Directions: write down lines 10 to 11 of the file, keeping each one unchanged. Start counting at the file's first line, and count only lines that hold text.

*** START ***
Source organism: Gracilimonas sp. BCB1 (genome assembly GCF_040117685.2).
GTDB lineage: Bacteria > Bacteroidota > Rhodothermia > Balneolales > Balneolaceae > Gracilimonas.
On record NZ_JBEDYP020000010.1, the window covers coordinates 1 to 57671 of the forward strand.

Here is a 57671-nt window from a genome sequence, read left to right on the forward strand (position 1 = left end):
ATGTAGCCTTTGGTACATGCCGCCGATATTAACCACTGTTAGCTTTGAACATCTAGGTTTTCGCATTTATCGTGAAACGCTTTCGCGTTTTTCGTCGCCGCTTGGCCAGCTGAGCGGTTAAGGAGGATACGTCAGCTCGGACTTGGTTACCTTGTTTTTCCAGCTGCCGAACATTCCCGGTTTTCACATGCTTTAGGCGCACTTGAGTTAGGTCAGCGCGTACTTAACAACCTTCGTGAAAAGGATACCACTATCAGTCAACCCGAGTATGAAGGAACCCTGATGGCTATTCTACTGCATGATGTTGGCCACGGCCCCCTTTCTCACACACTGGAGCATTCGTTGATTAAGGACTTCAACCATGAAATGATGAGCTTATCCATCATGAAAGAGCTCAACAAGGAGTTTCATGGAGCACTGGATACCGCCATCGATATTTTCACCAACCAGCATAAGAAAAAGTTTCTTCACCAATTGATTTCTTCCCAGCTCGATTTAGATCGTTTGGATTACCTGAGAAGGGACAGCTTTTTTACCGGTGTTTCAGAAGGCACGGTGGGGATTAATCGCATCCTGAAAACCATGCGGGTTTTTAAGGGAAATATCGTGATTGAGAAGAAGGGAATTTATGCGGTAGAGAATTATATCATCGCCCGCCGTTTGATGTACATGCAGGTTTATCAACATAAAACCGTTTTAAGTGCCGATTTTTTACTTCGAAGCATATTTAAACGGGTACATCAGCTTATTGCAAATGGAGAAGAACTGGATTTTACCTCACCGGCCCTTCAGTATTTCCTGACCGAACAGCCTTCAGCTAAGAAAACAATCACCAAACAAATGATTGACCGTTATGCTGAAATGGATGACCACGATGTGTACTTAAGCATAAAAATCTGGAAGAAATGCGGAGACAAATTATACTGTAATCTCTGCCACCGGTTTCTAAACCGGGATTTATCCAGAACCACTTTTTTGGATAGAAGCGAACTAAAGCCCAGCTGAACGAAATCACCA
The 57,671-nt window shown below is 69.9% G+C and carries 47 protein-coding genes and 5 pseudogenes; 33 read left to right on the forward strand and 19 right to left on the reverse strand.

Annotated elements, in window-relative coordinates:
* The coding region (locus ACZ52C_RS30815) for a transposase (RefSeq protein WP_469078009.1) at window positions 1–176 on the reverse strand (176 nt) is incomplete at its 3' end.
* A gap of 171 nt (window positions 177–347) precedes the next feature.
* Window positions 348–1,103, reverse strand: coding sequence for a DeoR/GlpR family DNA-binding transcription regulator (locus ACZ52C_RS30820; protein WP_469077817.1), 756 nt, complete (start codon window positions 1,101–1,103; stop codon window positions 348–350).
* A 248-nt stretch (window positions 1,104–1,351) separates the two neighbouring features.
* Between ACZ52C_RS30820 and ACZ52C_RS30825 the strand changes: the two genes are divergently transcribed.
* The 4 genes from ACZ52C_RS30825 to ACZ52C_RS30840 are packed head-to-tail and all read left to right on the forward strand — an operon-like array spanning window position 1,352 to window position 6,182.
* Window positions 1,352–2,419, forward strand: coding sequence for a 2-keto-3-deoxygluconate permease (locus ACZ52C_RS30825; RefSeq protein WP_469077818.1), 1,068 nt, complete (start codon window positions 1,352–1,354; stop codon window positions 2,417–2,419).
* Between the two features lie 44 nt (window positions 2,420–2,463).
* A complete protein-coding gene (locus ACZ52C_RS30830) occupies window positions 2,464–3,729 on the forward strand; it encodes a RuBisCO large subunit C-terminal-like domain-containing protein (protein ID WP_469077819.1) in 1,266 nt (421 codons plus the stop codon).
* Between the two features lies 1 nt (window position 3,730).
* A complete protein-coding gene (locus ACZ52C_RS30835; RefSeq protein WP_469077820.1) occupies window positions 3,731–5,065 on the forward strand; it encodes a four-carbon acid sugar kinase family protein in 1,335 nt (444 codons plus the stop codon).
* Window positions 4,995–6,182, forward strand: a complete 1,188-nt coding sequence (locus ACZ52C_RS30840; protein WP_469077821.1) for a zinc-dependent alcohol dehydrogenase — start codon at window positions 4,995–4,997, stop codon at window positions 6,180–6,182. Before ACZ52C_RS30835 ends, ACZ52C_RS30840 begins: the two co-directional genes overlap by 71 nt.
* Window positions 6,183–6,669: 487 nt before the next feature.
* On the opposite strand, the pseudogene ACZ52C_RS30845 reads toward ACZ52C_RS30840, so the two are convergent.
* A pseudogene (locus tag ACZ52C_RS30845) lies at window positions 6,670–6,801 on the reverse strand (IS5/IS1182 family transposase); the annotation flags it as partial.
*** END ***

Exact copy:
* Window positions 348–1,103, reverse strand: coding sequence for a DeoR/GlpR family DNA-binding transcription regulator (locus ACZ52C_RS30820; protein WP_469077817.1), 756 nt, complete (start codon window positions 1,101–1,103; stop codon window positions 348–350).
* A 248-nt stretch (window positions 1,104–1,351) separates the two neighbouring features.